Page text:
When finished, press the soil down around your hebe, add a bit more soil if needed, and water abundantly. Remember to water at least once, best twice a week for the first few months.

Learn more about Hebe

Varieties of hebeShrubby veronica offers very interesting flowers from spring to fall.

The beautiful purple-pink, blue or white panicles (depending on the variety) stay in place and will keep decorating the beautiful dark green leaves during the most part of the winter.

Its bushy aspect and ornamental appeal will engage the by-goer along edges, flower beds, and also pots and garden boxes on the terrace.

Hebe resists freezing when winters are cold down to more or less 14°F (-10°C). But it still is a bit fragile during the first years after planting.

Remarkable shrubby Veronica varieties

  • Hebe andersonii – the most common variety, it bears beautiful purple panicles.
  • Hebe vernicosa: this is a white-flowered variety, and the flowers are smaller.
  • Hebe pinguifolia: another white-flowered variety that flowers at the beginning of summer.

Smart tip about Hebe

If you match Hebe together with a low boxwood hedge, you’ll create a striking evergreen bed.

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Your reactions
  • CAROLE DUMAS wrote on 17 October 2020 at 1 h 15 min

    Bonsoirs , j’ai mon HEBE chez moi il m’a était offert au début il était resplendissent (feuilles méga belle et les fleurs était très belle et sa étaient au TOP, mais là depuis 15 jours ses feuilles ont changées comme si elles étaient brulées puis les jeunes fleurs se sont mise à noircir et là elle se dégarni de plus en plus; Je ne sais plus quoi faire (mise dehors puis rentrées) Je vous remercies de venir à mon aide. Cordialement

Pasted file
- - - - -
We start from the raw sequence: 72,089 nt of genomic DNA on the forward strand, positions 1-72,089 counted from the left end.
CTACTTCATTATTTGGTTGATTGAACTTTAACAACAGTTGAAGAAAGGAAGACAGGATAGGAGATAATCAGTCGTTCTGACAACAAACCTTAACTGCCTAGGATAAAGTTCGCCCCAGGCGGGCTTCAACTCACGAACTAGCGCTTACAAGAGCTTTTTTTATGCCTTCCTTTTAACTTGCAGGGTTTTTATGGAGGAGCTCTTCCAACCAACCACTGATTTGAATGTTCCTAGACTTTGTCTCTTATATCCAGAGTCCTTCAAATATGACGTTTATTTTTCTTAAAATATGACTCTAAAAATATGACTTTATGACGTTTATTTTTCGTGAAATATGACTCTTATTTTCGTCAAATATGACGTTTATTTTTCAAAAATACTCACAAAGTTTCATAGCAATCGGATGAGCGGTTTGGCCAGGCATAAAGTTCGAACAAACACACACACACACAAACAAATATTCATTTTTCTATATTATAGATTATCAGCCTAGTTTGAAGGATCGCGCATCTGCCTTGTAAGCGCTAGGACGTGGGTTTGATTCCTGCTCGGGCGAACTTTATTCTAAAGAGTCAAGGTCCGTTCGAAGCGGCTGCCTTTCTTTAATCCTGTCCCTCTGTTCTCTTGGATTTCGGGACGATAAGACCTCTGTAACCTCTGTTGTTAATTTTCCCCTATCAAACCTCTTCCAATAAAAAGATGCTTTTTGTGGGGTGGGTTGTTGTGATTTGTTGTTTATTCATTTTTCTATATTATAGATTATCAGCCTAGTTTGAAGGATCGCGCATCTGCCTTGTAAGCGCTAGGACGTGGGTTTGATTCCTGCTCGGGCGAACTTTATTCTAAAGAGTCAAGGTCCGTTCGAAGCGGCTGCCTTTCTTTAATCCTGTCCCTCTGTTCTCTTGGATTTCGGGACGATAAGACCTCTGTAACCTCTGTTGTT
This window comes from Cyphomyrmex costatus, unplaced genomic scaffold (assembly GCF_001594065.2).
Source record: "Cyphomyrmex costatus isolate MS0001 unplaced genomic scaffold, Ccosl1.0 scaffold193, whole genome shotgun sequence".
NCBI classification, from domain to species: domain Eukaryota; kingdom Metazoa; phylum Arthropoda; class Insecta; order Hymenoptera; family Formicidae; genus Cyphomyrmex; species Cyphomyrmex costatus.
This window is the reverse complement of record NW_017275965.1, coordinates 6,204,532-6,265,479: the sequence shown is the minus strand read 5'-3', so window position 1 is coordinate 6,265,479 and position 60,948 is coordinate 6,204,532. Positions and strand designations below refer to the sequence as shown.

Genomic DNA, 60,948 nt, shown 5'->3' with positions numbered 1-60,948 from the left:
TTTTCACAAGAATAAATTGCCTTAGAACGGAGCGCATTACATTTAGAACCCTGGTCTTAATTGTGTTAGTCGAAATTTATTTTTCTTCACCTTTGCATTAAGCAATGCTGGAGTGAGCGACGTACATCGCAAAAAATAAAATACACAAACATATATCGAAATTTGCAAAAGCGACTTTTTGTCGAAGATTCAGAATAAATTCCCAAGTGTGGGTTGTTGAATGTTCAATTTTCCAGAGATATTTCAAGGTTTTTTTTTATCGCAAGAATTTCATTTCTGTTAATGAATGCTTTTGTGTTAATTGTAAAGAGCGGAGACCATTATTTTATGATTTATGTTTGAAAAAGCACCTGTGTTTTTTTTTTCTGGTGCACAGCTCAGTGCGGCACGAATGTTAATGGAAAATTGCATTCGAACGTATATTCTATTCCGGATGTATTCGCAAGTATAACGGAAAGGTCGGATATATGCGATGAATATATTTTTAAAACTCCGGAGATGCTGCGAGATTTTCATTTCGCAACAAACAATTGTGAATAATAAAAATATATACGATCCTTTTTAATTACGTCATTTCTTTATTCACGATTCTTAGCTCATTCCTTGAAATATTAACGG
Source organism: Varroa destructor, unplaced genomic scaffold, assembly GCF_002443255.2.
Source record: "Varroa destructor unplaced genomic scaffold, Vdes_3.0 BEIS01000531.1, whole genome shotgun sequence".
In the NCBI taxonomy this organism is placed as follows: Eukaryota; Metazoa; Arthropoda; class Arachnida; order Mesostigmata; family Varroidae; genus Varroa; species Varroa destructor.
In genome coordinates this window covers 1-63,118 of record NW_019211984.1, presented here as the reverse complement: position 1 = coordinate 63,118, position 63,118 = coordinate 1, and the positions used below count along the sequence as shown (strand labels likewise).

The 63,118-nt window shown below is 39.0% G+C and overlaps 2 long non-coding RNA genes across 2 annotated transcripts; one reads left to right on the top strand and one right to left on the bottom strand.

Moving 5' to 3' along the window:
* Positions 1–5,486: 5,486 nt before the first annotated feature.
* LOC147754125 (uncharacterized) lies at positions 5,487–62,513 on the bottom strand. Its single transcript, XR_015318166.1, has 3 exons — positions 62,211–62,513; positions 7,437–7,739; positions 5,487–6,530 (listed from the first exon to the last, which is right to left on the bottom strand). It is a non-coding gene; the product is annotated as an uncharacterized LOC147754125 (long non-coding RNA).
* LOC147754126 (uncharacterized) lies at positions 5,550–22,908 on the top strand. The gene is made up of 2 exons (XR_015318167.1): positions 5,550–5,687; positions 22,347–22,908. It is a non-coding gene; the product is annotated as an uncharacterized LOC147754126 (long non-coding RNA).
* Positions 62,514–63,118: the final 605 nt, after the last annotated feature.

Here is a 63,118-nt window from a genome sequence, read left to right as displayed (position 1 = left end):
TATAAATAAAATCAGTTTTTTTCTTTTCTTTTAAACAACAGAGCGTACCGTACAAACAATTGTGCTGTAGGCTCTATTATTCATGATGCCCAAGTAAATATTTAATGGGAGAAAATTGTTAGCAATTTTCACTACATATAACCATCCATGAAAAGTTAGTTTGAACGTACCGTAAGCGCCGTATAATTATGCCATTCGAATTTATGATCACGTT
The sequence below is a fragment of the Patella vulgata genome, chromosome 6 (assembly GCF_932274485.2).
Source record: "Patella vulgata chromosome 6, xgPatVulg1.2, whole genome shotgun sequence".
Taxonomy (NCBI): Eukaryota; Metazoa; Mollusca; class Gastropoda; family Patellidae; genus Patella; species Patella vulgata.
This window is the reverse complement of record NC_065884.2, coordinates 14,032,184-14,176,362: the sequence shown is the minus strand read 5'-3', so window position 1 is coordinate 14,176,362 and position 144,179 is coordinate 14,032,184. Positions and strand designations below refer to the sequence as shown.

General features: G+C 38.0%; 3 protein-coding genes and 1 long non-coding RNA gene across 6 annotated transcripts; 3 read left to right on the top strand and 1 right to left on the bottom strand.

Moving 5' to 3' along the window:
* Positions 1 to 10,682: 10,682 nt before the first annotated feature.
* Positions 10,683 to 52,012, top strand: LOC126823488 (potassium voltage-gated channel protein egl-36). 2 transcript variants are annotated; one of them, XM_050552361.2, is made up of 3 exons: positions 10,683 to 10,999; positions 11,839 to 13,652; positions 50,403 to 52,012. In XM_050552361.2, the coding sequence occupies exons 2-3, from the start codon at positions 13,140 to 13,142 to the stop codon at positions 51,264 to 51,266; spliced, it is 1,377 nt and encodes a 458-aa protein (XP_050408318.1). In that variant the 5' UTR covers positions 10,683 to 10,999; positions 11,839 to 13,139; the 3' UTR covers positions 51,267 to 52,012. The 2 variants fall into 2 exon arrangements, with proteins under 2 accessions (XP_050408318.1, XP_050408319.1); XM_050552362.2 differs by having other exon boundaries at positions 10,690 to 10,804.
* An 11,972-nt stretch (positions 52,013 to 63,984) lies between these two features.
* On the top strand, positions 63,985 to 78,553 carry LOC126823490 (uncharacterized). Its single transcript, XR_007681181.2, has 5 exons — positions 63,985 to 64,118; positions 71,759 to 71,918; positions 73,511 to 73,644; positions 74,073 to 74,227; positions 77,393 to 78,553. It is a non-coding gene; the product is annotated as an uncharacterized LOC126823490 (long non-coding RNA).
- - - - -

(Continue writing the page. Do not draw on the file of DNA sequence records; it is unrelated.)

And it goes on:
• Gaspard wrote on 17 October 2020 at 17 h 56 min

      Bonsoir Carole, vous pouvez peut-être poser votre question sur notre forum de jardinage francophone, je suis sur que vous aurez de bonnes réponses à vos questions. N’oubliez pas de leur montrer des photos. D’après ce que je comprends, le fait que les jeunes pousses noircissent est peut-être lié à un excès d’eau. Si on vous a offert la plante avec un cache-pot, prenez l’habitude d’arrose votre plante en la sortant du cache-pot, en la posant sur l’egouttoir à côté de l’évier, et de ne la remettre dans son cache pot que lorsque l’excès d’eau a arrêté de couler. Et n’arrosez que quand la terre est plutôt sèche, n’arrosez pas si elle est même encore un peu humide.

  • Ollie Lewis_owen wrote on 10 April 2019 at 16 h 04 min

    Hi my hebe magic summer has been in the ground for a year now but I have noticed the centre is very open and the plant looks like it is growing outwards with a gap in the middle. How do I get the hebe to busy up right in the middle. Thank you. ☺

  • Julie Strouther wrote on 4 September 2018 at 12 h 48 min

    Thank for your quick reply I will move the hebe’s next may

  • Julie wrote on 2 September 2018 at 21 h 42 min

    When is the best time of year to move a hebe?

    • Gaspard Lorthiois wrote on 3 September 2018 at 5 h 50 min

      Hi Julie! The middle of spring is the best time to ensure success: no more freezing expected, and it’ll have all of spring and summer to build up its new root network. I updated the article to include a part on how to transplant hebe, hope it helps!